Sunday, August 07, 2011

Megabits' 10 Greatest Ever Boss Battles

There’s something majorly special about fighting your way through 15+ hours of a game, doing all the side quests, unlocking the best weapons and armour and finally taking on the final boss – the big cheese, number one, el capitan.

While some games have a huge build up for a rather disappointing payoff (I’m looking at you, Fable 2), some leave a mark on you that endures, long after the boss is vanquished and turned to dust. To that end, here is our pick of the ten greatest boss battles.


10: Saren Arterius/Mass Effect
As the primary antagonist of the excellent sci-fi space RPG Mass Effect, Saren Arterius is something of a tragic figure. Fooled by a synthetic, battleship-sized artificial intelligence called Sovereign into doing its bidding, the rogue agent of an interstellar government finds himself unwittingly the pawn of an ancient civilisation - and driven to madness.

In the final battle with Saren, I was sadly unable to use my charm to convince the Turian that he could end this peacefully, and then spent a good 20 minutes dodging his psionic attacks and pistol rounds. Then, even after he fell through a glass ceiling five storeys to the floor below, I was forced to obliterate what was left of his body, as Sovereign took control of his cybernetic implants. Even as his bones turned to dust, I still felt a bit sorry for the fallen agent.

9: The Chandelier/Ace Combat 6: Fires of Liberation
Less a boss battle and more a struggle for survival, the fight to destroy Ace Combat 6’s ‘Chandelier’ - a massive, city destroying railgun - was a final battle that left a considerable mark on my gaming psyche, as I and my wing of jet fighters fought around and inside its massive frame.

Taking control of a pilot and squadron leader known as ‘Talisman’, the final battle of Ace Combat 6 saw me and my fellow pilots penetrating enemy airspace in an effort to destroy the Chandelier, before its main cannon destroyed the country I’d worked so hard to defend.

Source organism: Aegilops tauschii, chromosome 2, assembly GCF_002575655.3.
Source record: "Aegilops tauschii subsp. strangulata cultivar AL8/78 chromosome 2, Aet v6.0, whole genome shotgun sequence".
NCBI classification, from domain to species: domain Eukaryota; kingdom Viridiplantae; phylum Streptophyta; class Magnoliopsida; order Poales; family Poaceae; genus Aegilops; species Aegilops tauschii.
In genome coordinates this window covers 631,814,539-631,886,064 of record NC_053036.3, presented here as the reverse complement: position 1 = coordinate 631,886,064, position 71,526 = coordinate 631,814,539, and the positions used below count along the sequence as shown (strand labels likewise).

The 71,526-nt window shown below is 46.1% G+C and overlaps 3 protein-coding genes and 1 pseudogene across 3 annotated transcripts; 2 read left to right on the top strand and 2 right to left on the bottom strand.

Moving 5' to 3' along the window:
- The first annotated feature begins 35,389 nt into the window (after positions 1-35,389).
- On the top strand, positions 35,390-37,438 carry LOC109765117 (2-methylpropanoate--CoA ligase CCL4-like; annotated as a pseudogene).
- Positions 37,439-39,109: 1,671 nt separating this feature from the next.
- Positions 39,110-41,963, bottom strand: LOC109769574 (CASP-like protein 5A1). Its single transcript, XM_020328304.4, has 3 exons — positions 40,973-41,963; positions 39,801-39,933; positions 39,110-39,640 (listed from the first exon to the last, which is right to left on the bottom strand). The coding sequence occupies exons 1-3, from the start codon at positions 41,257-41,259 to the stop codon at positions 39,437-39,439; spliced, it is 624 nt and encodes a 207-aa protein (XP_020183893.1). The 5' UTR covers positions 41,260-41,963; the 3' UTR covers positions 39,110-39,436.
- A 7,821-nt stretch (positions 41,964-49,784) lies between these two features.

After firstly taking out the massive cannon’s point-defence guns, I then flew inside the huge weapon, taking out its cooling elements and performing quite a feat of flying - stalling the aircraft on purpose - to be able to drop into the rear air vent and escape as it exploded around me.

It was a Death Star trench-run sort of moment!

8: The Kreon/Vanquish
Similar to The Chandelier, the Kreon - a massive, new-Russian battleship-cum-six-legged death machine - was less a boss battle and more a struggle to stop it in time, but since the battle played out over several missions, and took place both outside (dodging the Kreon’s considerable firepower) and inside (ripping the mighty beast apart one bolt at a time), it sure as hell felt like a traditional boss battle.

As the flagship of the Russian fleet, the Kreon was the key ploy for the invaders aiming to destroy Vanquish’s US-held space station. One man stood in its way – Sam Gideon, chain-smoking and zipping about in the slim-line confines of the ARS suit.

The only downside to this battle is the way Gideon finally stops the ‘unbreakable’ Kreon – ripping out a couple of power cables. A pretty crappy payoff after the battle to board, gut and demolish the mighty walker’s defences.

7: Makaan/Homeworld 2
The final fleet battle in the epic tale that is Homeworld 2 - the battle to finally defeat Makaan, a master strategist, and his Vagyr cohorts - was supposed to be the ultimate in head-to-head engagements. With both sides using the ancient Progenitor dreadnaughts (incredibly powerful anti-everything cruisers), I had no doubt the game’s developers wanted to make the engagement a brutal, drawn-out battle lasting a fair old while.

As it was, I instead used my guile and sneaky nature and struck from the flank, in an attack that left the massive Vagyr fleet reeling. By sending in a small force designed to draw the Vagyr out into the open - and deploying stealth drones in an arc around the side of the galactic plane - I managed to sneak heavy battlecruisers, the dreadnaught and my fleet of frigates around the back, targeting Makaan’s flagship and destroying it in one fell swoop, ending the fight before it even began. Classic moment.

6: Makron/Quake 2
Quake 2 was a damn good game in its time. Combining decent action with rock-hard beasties to melt (who remembers the ‘Tank’?) the game provided a challenge to even the most hard-bitten gamer, and a good slice of morose, edgy level design as well – I remember freeing marines trapped in the Strogg dungeons, as others were boiled alive around me.

The mastermind behind the nefarious plan was the ‘Makron’, the supreme leader of the Strogg - and as bio-mechanised as they come.

As the final boss of a rock-hard game, Makron was impossible to kill at first. Starting out in a bio-mechanical suit, a lengthy battle ensued, until the true creature came out to play – and with his BFG on full blast. With only a couple of columns to hide behind it took a good ten minutes, and hundreds of rounds from my hyperblaster, to finish the metal monstrosity off. Good riddance.